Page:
Employers deserve loyalty from their employees, who should leave if they don’t like it. Within legal bounds of course, nothing wrong with whistle blowing on safety/corruption/discrimination grounds, but that doesn’t apply here.

    W.

  15. Slashdotter says:

    hey Wally – he used to work for Microsoft. I guess “self important jerkdom” is common trait amongst that lot.

  16. Harry says:

    John, It’s true that Google doesn’t index Blogger sites very quickly, and yet curiously, Yahoo! does. My blog site, beereditor.blogspot.com, which gets fairly good traffic since it links from my main site (beernet.com), is still not indexed by Google and it’s been up for several months, yet Yahoo! picked it up right away. Just FYI…. love your site, very informative. Harry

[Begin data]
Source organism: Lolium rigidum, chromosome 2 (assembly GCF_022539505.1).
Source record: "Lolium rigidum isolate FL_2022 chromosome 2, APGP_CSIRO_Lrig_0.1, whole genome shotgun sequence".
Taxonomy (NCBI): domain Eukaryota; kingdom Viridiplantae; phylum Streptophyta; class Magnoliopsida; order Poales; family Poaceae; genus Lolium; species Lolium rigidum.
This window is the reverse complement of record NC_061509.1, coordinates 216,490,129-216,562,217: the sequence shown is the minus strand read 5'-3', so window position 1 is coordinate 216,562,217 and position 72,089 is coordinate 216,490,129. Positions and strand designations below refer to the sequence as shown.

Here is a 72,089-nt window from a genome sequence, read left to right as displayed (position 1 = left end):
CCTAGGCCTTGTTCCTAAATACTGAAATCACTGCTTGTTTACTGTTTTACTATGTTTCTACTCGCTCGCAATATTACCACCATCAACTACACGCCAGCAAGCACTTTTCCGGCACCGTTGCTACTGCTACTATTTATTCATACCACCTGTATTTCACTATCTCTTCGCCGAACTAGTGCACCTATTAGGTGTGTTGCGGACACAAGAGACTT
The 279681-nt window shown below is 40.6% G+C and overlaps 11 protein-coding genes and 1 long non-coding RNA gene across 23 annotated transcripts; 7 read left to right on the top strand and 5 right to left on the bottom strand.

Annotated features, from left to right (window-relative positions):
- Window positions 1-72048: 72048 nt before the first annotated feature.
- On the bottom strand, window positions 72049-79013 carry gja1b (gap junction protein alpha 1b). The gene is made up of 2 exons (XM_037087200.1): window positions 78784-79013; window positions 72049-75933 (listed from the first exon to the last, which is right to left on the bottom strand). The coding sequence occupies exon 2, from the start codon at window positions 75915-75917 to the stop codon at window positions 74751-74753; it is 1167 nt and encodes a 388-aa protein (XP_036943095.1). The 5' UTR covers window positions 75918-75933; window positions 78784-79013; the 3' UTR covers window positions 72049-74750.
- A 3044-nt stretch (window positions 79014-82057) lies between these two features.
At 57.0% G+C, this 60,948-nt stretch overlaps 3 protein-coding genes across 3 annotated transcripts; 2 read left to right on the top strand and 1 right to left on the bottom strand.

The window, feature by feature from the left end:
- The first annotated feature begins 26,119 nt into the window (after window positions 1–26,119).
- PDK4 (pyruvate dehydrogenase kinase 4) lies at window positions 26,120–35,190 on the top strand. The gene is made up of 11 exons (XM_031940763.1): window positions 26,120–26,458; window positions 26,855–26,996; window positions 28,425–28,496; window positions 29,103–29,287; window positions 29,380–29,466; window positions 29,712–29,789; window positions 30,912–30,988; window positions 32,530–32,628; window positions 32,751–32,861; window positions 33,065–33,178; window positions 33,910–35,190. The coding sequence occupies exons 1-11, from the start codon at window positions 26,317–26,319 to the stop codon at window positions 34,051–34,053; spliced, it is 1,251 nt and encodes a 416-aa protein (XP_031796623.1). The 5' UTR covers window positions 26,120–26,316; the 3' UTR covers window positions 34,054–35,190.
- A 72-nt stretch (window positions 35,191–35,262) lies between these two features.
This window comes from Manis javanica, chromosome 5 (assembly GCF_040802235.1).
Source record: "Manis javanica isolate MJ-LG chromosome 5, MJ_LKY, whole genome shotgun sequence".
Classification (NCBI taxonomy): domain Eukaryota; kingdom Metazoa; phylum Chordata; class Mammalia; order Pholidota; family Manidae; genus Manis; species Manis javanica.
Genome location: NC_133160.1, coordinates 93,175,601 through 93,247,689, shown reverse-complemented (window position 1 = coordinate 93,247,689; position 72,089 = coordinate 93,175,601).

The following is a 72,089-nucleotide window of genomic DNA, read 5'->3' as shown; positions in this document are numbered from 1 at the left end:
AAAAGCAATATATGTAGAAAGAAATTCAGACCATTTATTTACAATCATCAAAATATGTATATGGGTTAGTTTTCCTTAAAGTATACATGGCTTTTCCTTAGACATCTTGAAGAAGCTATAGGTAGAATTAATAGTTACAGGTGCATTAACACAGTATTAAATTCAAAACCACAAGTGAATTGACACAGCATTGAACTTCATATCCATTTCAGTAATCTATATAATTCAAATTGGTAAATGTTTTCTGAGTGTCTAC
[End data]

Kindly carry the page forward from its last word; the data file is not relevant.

17. localudal says:

    you don’t need to be a google employee to get smashed. Take me with my blog http://goolocalizations.blogspot.com. When discussing some blatant mistakes in google localizations, I used a word ‘Schmoogle’ (couldn’t upload a ‘Schmoogle’ gif into blogger, but it’s OK, too late to complain) My blog was getting like 10 to 30 cents a day of AdSense impressions, it was so invisible. But everything ended when it was mentioned and linked at Linux Today. Now I’m getting 3 to 5 times more visits, and exactly $0.00 every day.

    BTW, Yahoo index referred above is empty

  18. Just to say I read the blog while it was still up, and the second Yahoo cache link is a complete record of how the blog was yesterday night…